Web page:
As readers may know, I have been a supporter, propagandist and active participant in the For the People movement since its inception. I am but one of many comrades who have dedicated our lives to building a broad movement of working class and nationally oppressed people to finally take down capitalism-imperialism once and for all. One of the requirements for such a movement is the development of alternative infrastructure for the inevitability of services and food transport being disrupted in a revolutionary situation. The line of march for the revolution to destroy the United States is the construction and conquest of urban bases and FTP organizations under the leadership of the MCP-OC (Maoist Communist Party – Organizing Committee) are a key part of this task. Skill shares, food shares, and urban agriculture are part and parcel of this strategy. So, when our community garden was attacked by settler dogmatists calling . . .
By: Danielle Butler In response to mounting criticism over being seen at a Dallas Cowboys game sitting alongside former President George W. Bush, daytime talk show juggernaut Ellen DeGeneres defended her friendship with Bush in a 4 minute monologue on her show directed at the wave of disapproval expressed on Twitter. Staring earnestly into the camera, DeGeneres asserted “Here’s the thing. I’m friends with George Bush” she said, “In fact I’m friends with a lot of people who don’t share the same beliefs that I have.” After citing an example of her being able to befriend people who wear fur, while being vegan she continued, “When I say be kind to one another, I don’t mean the people that think the same way that you do. I mean be kind to everyone.” Met with a predictable thunderous applause from her cheering audience, and tweets from approving fans who exclaimed that . . .
The recent debacle in regards to the Amber Guyger case teaches many lessons that must be consistently pounded into the heads of those who claim to work for a better world. For those who are for whatever reason unaware of who Amber Guyger is, she is the white former police officer who was found guilty this week of murdering Botham Jean, her Black neighbor, in Dallas, Texas. Guyger illegally entered Jean’s apartment, falsely claiming it as her own, and then proceeded to gun the man down in cold blood and then deny him adequate first aid in line with her police training. The inflammatory texts that were recently released demonstrate that this was the deed of a twisted mind that simply could not wait to take a black life. Essentially, all of the evidence was stacked against her and no jury in their right mind would call this anything short . . .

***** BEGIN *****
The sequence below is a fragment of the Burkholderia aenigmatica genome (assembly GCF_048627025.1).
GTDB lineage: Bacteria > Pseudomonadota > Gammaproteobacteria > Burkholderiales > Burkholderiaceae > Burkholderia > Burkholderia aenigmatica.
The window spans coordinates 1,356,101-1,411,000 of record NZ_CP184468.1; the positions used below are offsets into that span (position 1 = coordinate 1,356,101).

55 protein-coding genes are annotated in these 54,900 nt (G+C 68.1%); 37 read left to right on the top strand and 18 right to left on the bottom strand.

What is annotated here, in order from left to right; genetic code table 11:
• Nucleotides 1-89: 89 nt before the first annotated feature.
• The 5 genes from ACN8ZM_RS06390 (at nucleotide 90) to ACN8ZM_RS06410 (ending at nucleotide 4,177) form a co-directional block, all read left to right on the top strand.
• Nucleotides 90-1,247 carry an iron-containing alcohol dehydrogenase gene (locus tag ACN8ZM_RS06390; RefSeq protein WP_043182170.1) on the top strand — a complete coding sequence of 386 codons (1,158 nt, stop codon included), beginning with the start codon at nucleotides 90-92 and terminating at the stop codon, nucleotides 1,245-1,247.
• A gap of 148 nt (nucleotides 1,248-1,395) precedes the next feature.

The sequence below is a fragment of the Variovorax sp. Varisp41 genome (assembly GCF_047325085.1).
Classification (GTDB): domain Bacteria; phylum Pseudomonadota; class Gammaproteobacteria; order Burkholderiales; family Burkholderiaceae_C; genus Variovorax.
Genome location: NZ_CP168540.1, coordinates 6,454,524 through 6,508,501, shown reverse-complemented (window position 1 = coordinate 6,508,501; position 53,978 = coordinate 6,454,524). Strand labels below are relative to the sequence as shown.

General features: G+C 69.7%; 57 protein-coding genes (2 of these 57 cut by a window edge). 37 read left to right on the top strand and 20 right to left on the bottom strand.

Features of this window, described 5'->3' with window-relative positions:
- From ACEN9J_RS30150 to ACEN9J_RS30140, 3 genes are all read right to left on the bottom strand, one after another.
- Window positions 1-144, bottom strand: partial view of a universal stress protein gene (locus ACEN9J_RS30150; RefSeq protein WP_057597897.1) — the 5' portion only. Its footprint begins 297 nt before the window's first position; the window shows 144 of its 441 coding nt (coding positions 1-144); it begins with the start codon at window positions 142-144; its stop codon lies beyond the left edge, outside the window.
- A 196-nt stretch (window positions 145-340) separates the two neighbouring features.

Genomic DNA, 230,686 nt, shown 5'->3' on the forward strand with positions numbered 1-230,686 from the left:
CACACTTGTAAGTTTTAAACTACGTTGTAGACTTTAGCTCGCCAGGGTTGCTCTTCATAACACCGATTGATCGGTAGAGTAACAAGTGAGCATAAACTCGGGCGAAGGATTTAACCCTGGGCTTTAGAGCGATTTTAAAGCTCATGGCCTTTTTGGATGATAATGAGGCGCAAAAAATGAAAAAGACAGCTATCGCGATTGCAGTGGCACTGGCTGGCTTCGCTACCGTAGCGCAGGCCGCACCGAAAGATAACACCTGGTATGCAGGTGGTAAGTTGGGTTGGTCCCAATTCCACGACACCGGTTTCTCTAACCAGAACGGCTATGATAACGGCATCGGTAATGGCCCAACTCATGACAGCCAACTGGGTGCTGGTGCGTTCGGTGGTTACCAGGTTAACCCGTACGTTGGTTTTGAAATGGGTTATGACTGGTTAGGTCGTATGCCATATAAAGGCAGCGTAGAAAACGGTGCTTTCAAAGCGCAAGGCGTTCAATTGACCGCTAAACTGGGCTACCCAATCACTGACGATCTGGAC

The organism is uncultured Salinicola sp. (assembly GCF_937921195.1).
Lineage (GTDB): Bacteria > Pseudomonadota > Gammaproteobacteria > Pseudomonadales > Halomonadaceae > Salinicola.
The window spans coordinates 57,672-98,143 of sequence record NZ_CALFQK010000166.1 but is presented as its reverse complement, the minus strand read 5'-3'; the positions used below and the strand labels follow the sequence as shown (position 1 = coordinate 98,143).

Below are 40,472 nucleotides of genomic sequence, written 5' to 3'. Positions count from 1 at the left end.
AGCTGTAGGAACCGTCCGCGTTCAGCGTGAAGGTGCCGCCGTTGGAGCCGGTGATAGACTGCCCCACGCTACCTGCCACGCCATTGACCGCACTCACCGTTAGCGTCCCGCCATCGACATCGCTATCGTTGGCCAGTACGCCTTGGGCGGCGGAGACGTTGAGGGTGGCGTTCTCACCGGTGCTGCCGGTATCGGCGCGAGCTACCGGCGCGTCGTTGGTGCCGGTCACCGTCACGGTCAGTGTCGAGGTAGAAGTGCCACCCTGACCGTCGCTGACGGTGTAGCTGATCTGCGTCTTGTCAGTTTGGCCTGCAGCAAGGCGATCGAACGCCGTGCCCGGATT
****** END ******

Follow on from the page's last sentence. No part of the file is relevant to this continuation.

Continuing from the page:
Greta Thunberg is a Drug and You’re a Dope-Head This article is written with an agenda to destroy the ability for anyone to trick you into forgetting who you are and who the enemy is. This is beyond Greta, so I have tricked you. See how easy that was? So, if my junior college drop-out self can trick you so easily, what do you think about a 600 year old system that is birthed and sustained from tricking you? |And, probably tricks you a whole lot better than me!? It knows you–no, it knows us–better than we know ourselves. In the efforts to stop producing a relationship through tricking Black people and cause I don’t want to act like my colonizer, at the end of the article I will lay out specifically Greta for your entertainment and you can watch this child abuse that I will show is really defending . . .
SPRINGFIELD, VA: Twelve year old New Afrikan sixth grader Amari Allen was the victim of a brutal assault by several male colonizer youth during recess Monday. They called her dreadlocks “nappy” and “ugly”, pinned her to a slide on the playground at Immanuel Christian School, and began hacking at her natural hair with scissors. Ms. Allen’s parents were initially told by the school administration to simply “pray on it”, but now they claim to be working with the colonizer police to deliver what will no doubt be yet another miscarriage of justice now that this news has hit the block and our people are moving, discussing, and investigating ourselves, colonizer justice and processes be damned. Let’s not be mistaken, there will be recompense and justice extracted by the people themselves. There is nothing coming to us from the enemy’s courts or injustice system. Get that foolish notion out of your . . .